Get in the Spring spirit with this free “Queen Bee” punch needle pattern and tutorial!
With all the craziness going on right now, it feels really good to get lost in a craft project.
I created this bee punch needle pattern on a whim, and it turned out so good that I decided to make a free AND deluxe paid version of the pattern!
Below you’ll find the video demonstration and the written tutorial to make this adorable “Queen Bee” punch needle ornament.
I’m hanging my bee on the wall by some other fiber art projects, but you could hang it on a cabinet knob, your rearview mirror, or wherever!
I’m offering the small-sized version (4 ½” x 5 ¾”) of this printable punch needle pattern for free to all of my newsletter subscribers.
If you’re already a subscriber, you’ll find it in the Free Resource Library (the password is at the bottom of my weekly newsletter.)
Not a member yet? No problem! Sign up below to join the Crafty Crew and get access to everything in the Free Resource Library!
I’m also offering a deluxe ad-free large print version of this pattern that includes three different sizes, a color placement chart, and full printable instructions!
The included sizes are 4 ½” x 5 ¾”, 6” x 8”, and 11” x 14”. (I also include instructions showing how to print the large size on your regular home printer.) Be sure to click the link above to check it out!
Once you have your pattern ready to go, it’s time to start punching. In this tutorial, I’ll be demonstrating the small-sized pattern.
If you get the paid version, you’ll have two larger sizes available as well, plus additional punching options for those larger sizes.
Let’s get started!
(This post contains affiliate links. If you click one and make a purchase, I may receive a commission at no extra cost to you. Find out more here. Thank you for your support!)
Supplies You’ll Need for Queen Bee Punch Needle Pattern
To Make it into a Hanger Ornament (optional):
Queen Bee Punch Needle Pattern Tutorial
Step 1: Print and Transfer the Pattern
First, print out the pattern.
To transfer it to your weaver’s cloth, you’ll need to tape the pattern up to a sunny window or lay the pattern on a lightbox.
Tape the weaver’s cloth over the pattern and trace over the outlines with a felt tip marker or a pen.
Mark the black areas with a “B”.
Step 2: Stretch the Fabric
Insert the weaver’s cloth into your no-slip hoop, center it, and pull it drum tight. Tighten the screw.
Step 3: Prepare and Thread your Punch Needle
Put the medium-sized needle into your Ultra Punch and put it on a stitch height of 2.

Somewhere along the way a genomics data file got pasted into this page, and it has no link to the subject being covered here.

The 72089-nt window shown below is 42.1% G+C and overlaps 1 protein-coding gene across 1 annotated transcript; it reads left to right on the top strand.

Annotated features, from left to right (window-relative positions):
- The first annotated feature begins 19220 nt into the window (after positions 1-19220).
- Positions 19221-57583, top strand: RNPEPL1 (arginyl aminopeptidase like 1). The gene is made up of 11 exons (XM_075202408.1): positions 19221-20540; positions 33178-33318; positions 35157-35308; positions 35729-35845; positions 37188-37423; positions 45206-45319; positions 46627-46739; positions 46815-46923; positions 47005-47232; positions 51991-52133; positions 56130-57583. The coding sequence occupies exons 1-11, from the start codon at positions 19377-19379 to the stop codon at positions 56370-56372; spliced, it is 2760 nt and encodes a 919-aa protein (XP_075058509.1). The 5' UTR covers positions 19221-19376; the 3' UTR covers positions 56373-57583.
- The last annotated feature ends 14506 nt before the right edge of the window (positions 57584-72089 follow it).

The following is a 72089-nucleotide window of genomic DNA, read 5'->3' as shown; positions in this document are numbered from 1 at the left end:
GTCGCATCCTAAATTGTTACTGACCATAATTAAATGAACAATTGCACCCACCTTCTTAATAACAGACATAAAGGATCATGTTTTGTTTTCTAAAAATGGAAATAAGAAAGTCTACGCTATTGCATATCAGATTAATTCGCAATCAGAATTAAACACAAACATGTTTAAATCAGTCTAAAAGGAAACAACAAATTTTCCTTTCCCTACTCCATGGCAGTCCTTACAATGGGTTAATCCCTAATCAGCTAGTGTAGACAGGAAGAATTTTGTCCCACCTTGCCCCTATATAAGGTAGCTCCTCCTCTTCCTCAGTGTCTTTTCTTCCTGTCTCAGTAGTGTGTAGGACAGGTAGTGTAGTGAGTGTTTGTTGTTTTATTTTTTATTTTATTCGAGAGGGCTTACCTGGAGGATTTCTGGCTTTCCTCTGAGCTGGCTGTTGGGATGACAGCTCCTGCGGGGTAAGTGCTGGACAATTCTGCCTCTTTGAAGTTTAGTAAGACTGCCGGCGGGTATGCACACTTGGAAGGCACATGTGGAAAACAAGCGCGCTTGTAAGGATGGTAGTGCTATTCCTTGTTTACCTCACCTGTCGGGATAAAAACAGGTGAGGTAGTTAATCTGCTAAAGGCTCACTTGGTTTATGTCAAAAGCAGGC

Pull a piece of black embroidery floss out of the skein (make it as long as you can handle without it getting knotted).
Separate the floss so there are three strands. To do that, hold the floss between your two fingers, grab one strand and pull it out while holding the other strands.
The floss will ball up but not get stuck if you do one strand at a time.
Once the first strand is free, straighten out the remaining strands and then repeat with the next one.
Do this three times total so you have two separate pieces of floss with three strands each.
Thread one of the three-strand pieces into your Ultra Punch.
Step 4: Punch the Black Sections of the Bee
Outline and punch all the black sections of the bee. You’ll have to rethread your needle a few times to get it all punched.
Step 5: Punch the Gold Sections of the Bee
Outline and punch all of the gold sections. This part will require rethreading a few times as well.
Step 6: Punch the Light Gray Veins in the Wings
Punch all of the lines in the wings with the light gray floss. Make the stitches close together.
Step 7: Punch the White Inside Sections of the Wings
Fill all the inside sections of the wings with white floss.
Step 8: Punch the Outline Around the Bee with Ecru
Punch two rows around the whole outside of the bee in ecru. This helps tighten up the design. Feel free to do more rows if you want.
Step 9: Poke Everything into Place and Trim the Ends
Flip the bee over so the loop side is facing up and poke any wayward loops into place with the end of your punch needle. This makes a huge difference in the finished design so don’t skip it.
Trim any long ends or long loops so they blend in. Check for any bald spots that need a few more loops punched.
At this point, the main design is finished and you can do whatever you want with it. You could go ahead and punch the background and make it into a wall hanging or frame it.
I turned my punch needle bee into a hanging ornament. Here are the instructions if you want to do the same thing.
Step 1: Apply Glue
Apply a good amount of fabric glue to the back of the design (flat side). Use the paintbrush to evenly spread it out.
Step 2: Add felt backing
Press the piece of felt down on the glue and make sure it’s completely pressed down. Lay a heavy book on top of it and leave it to dry overnight.
Step 3: Cut it out
After it’s dried, trim around the design close to the loops (but don’t cut into the actual loops). The glue will keep the weaver’s cloth from fraying.
Step 4: Add the hanging loop
Thread the 8” piece of embroidery floss onto your sewing needle and thread it through the top of the punch needle ornament. Make a decent sized loop and tie an overhand knot to secure.
You can hang this Queen Bee punch needle ornament on a cabinet knob or on the wall. It would even make a really cute Christmas tree ornament!
I hope you enjoyed this tutorial and be sure to check out the premium version in my shop so you can easily reference it anytime.
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